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A Bluffer's Guide To Great Books: Hamlet, by William Shakespeare
Almost every English-speaking adult will know at least one of the following quotes from Shakespeare's Hamlet:
- O, that this too too solid flesh would melt,
Thaw, and resolve itself into a dew
- How weary, stale, flat, and unprofitable
Seem to me all the uses of this world.
- Frailty, thy name is woman!
- Something is rotten in the state of Denmark
- I could be bounded in a nutshell, and count myself a king of infinite space, were it not that I have bad dreams
- To be, or not to be, — that is the question
- Alas! poor Yorick. I knew him, Horatio
To this extent, most of us have already had an introduction to Hamlet, and may know of the title-figure as a brooding, melancholy, maddened avenger. For those for whom this is the extent of their knowledge, the following should serve as a more extensive introduction.
Hamlet's father, the King of Denmark, has died.
The King's brother, Claudius, succeeds him.
The Ghost of the King appears to Hamlet, informing him that he was murdered by Claudius and seeks revenge.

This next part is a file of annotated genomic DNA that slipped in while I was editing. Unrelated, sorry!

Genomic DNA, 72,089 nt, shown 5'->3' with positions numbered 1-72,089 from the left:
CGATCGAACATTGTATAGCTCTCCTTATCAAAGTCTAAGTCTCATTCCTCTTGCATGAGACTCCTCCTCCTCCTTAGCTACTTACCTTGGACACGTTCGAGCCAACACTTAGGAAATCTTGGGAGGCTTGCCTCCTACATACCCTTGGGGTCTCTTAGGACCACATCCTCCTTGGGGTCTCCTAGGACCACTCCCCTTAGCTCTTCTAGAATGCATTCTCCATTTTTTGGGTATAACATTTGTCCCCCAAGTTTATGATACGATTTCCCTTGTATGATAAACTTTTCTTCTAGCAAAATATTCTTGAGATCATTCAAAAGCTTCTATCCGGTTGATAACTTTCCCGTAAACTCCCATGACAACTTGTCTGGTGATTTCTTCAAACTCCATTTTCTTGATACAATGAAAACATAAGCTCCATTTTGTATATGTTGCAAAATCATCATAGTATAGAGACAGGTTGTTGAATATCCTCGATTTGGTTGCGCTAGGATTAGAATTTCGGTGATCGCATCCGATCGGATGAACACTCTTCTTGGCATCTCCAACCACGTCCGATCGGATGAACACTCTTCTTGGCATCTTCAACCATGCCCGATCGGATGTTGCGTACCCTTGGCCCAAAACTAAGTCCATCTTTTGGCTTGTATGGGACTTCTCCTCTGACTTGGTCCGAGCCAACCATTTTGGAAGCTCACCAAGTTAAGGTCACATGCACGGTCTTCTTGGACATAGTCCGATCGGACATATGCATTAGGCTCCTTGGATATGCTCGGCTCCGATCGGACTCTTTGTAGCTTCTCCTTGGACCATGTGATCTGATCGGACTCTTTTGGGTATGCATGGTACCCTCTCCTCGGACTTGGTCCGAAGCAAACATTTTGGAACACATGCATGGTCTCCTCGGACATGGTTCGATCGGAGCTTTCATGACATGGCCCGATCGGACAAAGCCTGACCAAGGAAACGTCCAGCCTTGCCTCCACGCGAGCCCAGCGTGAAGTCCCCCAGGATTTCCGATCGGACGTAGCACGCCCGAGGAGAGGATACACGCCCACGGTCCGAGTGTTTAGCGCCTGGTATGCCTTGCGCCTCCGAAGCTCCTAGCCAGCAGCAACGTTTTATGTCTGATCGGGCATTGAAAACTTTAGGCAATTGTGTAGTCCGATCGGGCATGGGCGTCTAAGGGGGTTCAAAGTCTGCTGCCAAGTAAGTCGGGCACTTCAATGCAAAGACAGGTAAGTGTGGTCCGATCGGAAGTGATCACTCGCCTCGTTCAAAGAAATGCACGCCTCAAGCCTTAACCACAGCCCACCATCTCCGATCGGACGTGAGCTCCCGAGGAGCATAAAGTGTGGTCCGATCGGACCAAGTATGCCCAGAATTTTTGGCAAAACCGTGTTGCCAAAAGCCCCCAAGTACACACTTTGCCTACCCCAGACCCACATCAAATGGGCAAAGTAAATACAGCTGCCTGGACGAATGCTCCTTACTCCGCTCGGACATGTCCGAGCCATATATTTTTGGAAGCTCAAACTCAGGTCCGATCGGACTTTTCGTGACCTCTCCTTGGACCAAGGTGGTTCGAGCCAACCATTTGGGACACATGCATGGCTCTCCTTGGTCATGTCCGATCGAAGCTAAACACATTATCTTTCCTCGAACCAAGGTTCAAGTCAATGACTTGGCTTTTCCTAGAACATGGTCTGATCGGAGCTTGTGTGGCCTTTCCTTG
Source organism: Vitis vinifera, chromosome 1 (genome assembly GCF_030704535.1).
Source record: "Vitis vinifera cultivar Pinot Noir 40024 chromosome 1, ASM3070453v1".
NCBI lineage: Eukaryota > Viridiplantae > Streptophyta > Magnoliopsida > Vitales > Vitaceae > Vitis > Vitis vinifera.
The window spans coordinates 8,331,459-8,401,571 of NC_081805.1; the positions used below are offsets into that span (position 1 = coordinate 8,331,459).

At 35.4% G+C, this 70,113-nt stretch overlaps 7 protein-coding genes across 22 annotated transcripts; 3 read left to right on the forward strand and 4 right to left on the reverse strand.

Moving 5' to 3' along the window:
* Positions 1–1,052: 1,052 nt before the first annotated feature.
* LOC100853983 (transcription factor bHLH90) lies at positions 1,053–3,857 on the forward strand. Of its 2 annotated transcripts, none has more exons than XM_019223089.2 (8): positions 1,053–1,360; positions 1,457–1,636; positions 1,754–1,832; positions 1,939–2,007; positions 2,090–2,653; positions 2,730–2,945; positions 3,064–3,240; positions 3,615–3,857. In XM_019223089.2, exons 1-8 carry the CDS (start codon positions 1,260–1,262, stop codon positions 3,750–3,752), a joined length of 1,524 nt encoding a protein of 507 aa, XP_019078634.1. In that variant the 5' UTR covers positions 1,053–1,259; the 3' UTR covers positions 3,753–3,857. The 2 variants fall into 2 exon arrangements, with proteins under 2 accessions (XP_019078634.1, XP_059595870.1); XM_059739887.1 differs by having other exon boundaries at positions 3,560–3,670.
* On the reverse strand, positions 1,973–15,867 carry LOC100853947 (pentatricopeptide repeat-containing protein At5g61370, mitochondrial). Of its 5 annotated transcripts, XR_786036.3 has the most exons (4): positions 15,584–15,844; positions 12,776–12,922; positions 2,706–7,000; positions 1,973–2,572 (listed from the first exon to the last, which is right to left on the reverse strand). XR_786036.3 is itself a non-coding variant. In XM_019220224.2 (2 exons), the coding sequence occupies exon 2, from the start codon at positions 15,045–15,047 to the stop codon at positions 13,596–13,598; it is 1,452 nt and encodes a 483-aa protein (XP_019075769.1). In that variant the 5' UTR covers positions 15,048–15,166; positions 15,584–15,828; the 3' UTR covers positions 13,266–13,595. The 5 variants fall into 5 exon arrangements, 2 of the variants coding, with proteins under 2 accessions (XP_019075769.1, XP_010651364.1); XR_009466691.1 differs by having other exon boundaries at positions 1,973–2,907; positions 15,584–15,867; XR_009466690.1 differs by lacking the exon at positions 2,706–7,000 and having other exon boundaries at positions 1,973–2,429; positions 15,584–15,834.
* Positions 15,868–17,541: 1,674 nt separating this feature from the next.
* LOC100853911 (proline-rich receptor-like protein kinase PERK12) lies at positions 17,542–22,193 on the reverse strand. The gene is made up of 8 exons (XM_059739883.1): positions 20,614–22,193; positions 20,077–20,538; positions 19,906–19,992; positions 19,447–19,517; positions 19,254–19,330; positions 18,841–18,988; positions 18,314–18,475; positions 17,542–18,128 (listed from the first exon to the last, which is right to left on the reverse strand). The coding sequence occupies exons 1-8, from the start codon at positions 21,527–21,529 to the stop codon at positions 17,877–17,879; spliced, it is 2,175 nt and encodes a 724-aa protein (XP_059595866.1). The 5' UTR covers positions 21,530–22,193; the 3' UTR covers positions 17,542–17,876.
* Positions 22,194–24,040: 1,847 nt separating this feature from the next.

Hamlet, already depressed, has the extra burden of avenging his father, which, for one reason or another he finds impossible to do. He does however accidentally kill Polonius (an old stalwart of the court), and ruffles the new King in attempting to expose his crime.
Off-balance in any case, Hamlet assumes an 'antic dispostion' (feigns madness), causes his lover Ophelia to lose her mind and is shipped off to England by Claudius (ostensibly to get him out of the picture - actually to have him murdered).
Hamlet returns to find Ophelia has committed suicide and fights with Laertes (his friend and the brother of Ophelia). It is arranged that the dispute should be decided more formally by means of a duel, during which, (due mainly to Claudius's machinations) all the key characters meet their end.
To Read or Not To Read ...
Unusually for a work of literature, the film of the book is probably to be preferred to the text. The reason is obvious - this is a play; it was written as a play and should be appreciated as such.
Nevertheless, this doesn't mean that a reading of the text is not a good idea - it's a great idea! Shakespeare was a very subtle writer and by reading you can take the play at your own pace, allowing you time to consider its subtleties and ambiguities.